A rich Nigerian farmer, Baba Segi, is your quintessential polygamist. He is rich and of high standing. Like all polygamists, he takes pride in two things, more than anything else –The number of his wives and more importantly, the number of children those wives bear him. Of course, the more sons, the better the wife is treated.
His first wife had been slow to bear him a child. Despite all his attempts, her monthly visitor persisted. Eager for his ailing mother to see the fruit of his loins before she transited to the spirit world, he consulted a friend. His friend, Teacher, pointed him to a herbalist who prescribed a dark green powder. His wife’s belly filled up and she bore him a daughter, Segi. She now had a premium place in his heart. He gave her an armchair of her own and the honour of being called Iya Segi. The mother of Segi.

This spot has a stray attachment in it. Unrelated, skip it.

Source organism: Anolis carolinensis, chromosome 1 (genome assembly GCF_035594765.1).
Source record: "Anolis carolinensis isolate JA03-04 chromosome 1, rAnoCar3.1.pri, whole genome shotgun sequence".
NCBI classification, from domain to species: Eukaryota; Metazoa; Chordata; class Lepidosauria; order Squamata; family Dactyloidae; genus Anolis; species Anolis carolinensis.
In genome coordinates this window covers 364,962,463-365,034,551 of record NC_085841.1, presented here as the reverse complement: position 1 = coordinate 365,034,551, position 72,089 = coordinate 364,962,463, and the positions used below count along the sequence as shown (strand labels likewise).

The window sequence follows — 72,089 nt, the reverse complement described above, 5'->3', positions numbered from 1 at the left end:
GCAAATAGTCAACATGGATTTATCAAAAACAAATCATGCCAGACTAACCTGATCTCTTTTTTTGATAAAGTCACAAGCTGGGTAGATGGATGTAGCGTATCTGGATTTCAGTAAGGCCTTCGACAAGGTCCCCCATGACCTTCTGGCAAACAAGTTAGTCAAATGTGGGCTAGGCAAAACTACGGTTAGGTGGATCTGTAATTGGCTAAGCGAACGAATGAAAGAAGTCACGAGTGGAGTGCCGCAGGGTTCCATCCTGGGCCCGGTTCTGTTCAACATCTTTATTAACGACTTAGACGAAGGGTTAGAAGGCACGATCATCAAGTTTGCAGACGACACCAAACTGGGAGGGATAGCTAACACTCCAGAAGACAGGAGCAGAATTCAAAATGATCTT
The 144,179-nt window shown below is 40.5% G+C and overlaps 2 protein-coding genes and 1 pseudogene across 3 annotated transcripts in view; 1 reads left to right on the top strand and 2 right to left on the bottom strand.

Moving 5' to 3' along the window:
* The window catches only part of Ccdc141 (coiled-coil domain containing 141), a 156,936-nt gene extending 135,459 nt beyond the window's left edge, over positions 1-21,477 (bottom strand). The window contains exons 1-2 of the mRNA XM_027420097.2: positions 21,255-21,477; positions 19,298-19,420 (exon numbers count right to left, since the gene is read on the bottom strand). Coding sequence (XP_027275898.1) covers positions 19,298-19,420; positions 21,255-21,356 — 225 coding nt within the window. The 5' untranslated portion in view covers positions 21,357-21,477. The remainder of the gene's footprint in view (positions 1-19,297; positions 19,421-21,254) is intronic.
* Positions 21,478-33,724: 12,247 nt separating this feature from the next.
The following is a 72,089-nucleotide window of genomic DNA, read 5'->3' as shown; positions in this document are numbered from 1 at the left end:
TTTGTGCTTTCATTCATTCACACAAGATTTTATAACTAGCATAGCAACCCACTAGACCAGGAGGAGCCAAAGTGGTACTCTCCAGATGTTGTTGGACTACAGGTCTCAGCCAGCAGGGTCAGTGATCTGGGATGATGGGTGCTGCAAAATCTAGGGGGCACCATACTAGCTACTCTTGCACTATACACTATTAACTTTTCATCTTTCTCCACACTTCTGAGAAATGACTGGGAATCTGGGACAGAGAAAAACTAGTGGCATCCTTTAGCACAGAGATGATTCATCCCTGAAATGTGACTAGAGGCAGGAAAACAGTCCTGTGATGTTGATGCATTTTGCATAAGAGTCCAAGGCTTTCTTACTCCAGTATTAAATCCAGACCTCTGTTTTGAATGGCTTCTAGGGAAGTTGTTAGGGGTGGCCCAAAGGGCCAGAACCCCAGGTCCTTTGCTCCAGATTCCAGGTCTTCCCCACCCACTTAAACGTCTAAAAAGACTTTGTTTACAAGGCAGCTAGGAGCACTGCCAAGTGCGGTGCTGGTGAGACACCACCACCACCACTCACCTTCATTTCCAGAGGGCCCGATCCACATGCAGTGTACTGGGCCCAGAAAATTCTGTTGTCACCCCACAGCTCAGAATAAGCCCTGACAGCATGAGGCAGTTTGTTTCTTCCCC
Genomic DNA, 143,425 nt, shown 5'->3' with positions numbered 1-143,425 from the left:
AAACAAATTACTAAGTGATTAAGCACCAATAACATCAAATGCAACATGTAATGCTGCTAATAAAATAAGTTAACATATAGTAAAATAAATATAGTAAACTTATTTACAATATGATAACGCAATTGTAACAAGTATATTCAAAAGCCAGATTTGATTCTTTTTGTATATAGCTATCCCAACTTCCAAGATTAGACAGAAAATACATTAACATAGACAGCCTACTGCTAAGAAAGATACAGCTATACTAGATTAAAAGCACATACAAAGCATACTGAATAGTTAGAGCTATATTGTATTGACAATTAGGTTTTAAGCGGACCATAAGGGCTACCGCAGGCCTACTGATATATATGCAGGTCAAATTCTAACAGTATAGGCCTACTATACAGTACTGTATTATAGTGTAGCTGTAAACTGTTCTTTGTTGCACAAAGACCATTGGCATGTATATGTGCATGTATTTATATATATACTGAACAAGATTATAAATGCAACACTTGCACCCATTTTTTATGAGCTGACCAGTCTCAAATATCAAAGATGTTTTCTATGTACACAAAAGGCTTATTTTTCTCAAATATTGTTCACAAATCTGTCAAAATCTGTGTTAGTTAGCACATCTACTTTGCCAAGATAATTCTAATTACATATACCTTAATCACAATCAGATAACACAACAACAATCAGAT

There come the second and the third wives with their children in tow. Iya Femi and Iya Tope. Then came his fourth wife, Bolanle.
Bolanle, unlike the other wives, was a university graduate. She gave herself to him because he accepted her as she was. He didn’t ask questions about her past nor judge her for it. She was his future and that’s all that seemed to matter to him. Well, at least until she didn’t seem to bear him any children. She refused to visit herbalists and prophets. She would only settle for a professional doctor.
When they finally saw a doctor and tests were conducted, the doctors insisted on testing Baba Segi as well. Stunned, he was quick to remind them that he had seven children. He submitted to the test nonetheless. Lo and behold! His ‘boys’ couldn’t not swim.
Which then begs the question, where did ‘his’ children come from?
Lola Shoneyin did a stellar job in character formation and plot creation. Each of the wives has a
story. A life that she lived that only she knows of. A secret life. Secrets that result in heart break,strained relations and death! She has peppered the story with proverbs that add to its allure!